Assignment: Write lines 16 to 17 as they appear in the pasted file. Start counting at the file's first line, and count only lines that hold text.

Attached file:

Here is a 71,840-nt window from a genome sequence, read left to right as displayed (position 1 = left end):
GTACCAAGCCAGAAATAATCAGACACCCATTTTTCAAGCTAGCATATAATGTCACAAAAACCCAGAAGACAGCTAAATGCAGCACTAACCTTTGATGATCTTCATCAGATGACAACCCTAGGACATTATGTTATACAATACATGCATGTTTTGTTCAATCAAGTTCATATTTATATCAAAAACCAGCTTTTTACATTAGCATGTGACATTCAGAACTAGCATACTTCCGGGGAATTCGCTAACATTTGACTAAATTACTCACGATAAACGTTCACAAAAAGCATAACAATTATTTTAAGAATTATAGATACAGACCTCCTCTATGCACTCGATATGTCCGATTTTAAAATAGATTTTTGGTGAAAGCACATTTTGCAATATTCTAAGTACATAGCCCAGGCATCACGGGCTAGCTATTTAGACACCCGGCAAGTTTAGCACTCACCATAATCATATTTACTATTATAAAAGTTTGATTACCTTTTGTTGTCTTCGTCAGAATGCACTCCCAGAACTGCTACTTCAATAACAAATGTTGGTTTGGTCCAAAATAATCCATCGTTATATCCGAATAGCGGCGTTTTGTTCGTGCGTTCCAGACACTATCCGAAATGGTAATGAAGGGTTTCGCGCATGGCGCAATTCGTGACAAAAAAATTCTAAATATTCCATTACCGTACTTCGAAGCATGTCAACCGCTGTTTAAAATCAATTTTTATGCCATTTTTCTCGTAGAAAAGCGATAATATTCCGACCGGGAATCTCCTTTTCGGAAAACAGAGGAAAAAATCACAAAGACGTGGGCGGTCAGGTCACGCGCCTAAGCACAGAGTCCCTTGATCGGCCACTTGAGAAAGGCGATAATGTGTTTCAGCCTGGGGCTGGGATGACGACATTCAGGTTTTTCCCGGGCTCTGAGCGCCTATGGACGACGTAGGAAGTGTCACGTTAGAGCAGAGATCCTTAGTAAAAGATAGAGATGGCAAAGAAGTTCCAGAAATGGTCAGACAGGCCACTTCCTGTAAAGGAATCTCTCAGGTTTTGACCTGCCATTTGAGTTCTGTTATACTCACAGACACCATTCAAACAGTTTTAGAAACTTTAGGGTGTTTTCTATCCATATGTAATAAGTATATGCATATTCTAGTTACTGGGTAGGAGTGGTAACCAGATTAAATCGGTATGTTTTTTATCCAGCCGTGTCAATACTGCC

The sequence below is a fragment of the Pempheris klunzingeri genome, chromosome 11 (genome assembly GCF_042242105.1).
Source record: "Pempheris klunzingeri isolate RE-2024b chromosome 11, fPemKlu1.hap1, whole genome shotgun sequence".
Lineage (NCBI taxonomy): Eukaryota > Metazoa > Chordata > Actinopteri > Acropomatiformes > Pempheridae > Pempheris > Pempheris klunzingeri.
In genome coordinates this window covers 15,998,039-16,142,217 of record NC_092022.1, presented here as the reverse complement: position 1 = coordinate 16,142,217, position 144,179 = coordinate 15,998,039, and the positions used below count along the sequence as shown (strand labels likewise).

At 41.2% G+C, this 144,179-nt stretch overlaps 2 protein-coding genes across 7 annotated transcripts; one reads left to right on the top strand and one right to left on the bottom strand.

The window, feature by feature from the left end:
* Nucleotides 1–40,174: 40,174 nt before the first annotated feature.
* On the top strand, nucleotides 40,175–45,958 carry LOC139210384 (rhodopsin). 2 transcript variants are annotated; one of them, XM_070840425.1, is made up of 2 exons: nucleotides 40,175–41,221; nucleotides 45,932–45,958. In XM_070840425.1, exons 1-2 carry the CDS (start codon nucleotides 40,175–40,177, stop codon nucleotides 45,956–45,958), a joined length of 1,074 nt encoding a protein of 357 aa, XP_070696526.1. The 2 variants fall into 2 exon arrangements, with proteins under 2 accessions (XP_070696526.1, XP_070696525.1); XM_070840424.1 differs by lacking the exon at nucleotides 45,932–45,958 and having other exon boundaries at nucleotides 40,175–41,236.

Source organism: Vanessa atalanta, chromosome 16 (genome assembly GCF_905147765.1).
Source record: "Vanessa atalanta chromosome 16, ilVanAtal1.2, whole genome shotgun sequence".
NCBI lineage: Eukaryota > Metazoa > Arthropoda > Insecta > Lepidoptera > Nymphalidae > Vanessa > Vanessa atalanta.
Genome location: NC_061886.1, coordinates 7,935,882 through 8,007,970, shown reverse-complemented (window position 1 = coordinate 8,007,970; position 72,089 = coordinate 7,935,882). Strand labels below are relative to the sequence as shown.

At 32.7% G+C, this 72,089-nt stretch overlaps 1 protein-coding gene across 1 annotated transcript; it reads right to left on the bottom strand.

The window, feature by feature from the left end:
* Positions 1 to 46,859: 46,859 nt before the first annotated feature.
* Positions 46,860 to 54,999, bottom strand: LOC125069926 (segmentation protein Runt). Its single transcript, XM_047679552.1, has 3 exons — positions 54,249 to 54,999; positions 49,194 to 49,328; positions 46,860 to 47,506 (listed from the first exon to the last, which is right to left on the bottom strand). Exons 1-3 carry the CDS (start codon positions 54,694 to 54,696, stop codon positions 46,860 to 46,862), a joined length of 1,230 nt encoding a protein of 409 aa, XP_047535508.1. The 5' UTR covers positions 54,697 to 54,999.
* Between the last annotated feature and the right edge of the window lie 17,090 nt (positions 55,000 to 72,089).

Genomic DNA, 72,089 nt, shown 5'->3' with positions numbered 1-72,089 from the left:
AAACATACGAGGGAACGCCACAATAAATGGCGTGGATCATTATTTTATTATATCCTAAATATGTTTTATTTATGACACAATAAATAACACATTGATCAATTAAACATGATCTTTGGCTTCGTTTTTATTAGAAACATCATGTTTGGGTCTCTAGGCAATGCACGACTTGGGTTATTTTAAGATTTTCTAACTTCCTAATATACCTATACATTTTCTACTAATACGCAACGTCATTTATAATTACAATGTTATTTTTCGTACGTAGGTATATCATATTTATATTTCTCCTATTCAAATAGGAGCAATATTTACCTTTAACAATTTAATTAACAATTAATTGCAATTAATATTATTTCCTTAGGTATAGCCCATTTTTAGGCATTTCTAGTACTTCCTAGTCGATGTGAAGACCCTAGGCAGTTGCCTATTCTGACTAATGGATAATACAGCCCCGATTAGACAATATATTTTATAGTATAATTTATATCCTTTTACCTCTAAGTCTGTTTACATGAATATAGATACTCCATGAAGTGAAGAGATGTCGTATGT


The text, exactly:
The window, feature by feature from the left end:
* Positions 1 to 46,859: 46,859 nt before the first annotated feature.